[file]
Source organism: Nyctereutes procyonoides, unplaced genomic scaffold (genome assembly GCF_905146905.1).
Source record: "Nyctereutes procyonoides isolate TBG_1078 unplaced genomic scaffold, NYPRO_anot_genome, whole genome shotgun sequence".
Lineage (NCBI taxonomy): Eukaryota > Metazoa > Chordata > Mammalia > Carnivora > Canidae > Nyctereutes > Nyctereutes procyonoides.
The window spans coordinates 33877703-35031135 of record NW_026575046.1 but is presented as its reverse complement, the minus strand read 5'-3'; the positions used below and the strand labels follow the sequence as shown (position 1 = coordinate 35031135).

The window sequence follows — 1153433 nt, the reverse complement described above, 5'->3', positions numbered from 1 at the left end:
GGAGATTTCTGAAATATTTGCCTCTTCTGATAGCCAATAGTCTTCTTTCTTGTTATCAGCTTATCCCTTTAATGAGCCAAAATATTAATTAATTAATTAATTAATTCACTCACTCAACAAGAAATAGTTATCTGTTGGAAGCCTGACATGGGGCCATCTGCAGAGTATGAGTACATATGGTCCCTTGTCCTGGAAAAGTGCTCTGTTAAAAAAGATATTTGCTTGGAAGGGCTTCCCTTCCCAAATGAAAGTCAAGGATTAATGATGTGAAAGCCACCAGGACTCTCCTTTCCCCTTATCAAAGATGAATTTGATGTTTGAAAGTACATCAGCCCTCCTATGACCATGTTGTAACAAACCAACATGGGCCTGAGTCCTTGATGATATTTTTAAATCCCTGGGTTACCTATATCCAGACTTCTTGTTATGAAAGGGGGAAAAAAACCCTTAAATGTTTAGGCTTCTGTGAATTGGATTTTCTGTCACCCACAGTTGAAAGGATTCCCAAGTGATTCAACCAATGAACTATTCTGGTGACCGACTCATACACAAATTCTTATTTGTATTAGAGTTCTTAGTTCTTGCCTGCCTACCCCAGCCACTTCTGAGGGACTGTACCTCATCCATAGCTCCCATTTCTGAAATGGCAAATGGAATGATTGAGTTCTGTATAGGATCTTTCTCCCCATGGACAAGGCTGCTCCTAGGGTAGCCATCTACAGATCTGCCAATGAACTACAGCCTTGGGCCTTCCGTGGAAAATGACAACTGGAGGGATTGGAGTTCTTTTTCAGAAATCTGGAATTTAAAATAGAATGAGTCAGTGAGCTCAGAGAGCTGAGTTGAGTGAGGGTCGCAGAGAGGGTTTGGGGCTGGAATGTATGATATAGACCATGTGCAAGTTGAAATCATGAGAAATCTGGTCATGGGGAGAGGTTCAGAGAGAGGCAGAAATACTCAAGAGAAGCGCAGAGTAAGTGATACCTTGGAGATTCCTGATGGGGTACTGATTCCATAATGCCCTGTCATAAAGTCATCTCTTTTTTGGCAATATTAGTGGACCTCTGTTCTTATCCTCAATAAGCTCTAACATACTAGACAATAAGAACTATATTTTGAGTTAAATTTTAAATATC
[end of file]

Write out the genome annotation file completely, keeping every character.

Source organism: Nyctereutes procyonoides, unplaced genomic scaffold (genome assembly GCF_905146905.1).
Source record: "Nyctereutes procyonoides isolate TBG_1078 unplaced genomic scaffold, NYPRO_anot_genome, whole genome shotgun sequence".
Lineage (NCBI taxonomy): Eukaryota > Metazoa > Chordata > Mammalia > Carnivora > Canidae > Nyctereutes > Nyctereutes procyonoides.
The window spans coordinates 33877703-35031135 of record NW_026575046.1 but is presented as its reverse complement, the minus strand read 5'-3'; the positions used below and the strand labels follow the sequence as shown (position 1 = coordinate 35031135).

The window sequence follows — 1153433 nt, the reverse complement described above, 5'->3', positions numbered from 1 at the left end:
GGAGATTTCTGAAATATTTGCCTCTTCTGATAGCCAATAGTCTTCTTTCTTGTTATCAGCTTATCCCTTTAATGAGCCAAAATATTAATTAATTAATTAATTAATTCACTCACTCAACAAGAAATAGTTATCTGTTGGAAGCCTGACATGGGGCCATCTGCAGAGTATGAGTACATATGGTCCCTTGTCCTGGAAAAGTGCTCTGTTAAAAAAGATATTTGCTTGGAAGGGCTTCCCTTCCCAAATGAAAGTCAAGGATTAATGATGTGAAAGCCACCAGGACTCTCCTTTCCCCTTATCAAAGATGAATTTGATGTTTGAAAGTACATCAGCCCTCCTATGACCATGTTGTAACAAACCAACATGGGCCTGAGTCCTTGATGATATTTTTAAATCCCTGGGTTACCTATATCCAGACTTCTTGTTATGAAAGGGGGAAAAAAACCCTTAAATGTTTAGGCTTCTGTGAATTGGATTTTCTGTCACCCACAGTTGAAAGGATTCCCAAGTGATTCAACCAATGAACTATTCTGGTGACCGACTCATACACAAATTCTTATTTGTATTAGAGTTCTTAGTTCTTGCCTGCCTACCCCAGCCACTTCTGAGGGACTGTACCTCATCCATAGCTCCCATTTCTGAAATGGCAAATGGAATGATTGAGTTCTGTATAGGATCTTTCTCCCCATGGACAAGGCTGCTCCTAGGGTAGCCATCTACAGATCTGCCAATGAACTACAGCCTTGGGCCTTCCGTGGAAAATGACAACTGGAGGGATTGGAGTTCTTTTTCAGAAATCTGGAATTTAAAATAGAATGAGTCAGTGAGCTCAGAGAGCTGAGTTGAGTGAGGGTCGCAGAGAGGGTTTGGGGCTGGAATGTATGATATAGACCATGTGCAAGTTGAAATCATGAGAAATCTGGTCATGGGGAGAGGTTCAGAGAGAGGCAGAAATACTCAAGAGAAGCGCAGAGTAAGTGATACCTTGGAGATTCCTGATGGGGTACTGATTCCATAATGCCCTGTCATAAAGTCATCTCTTTTTTGGCAATATTAGTGGACCTCTGTTCTTATCCTCAATAAGCTCTAACATACTAGACAATAAGAACTATATTTTGAGTTAAATTTTAAATATC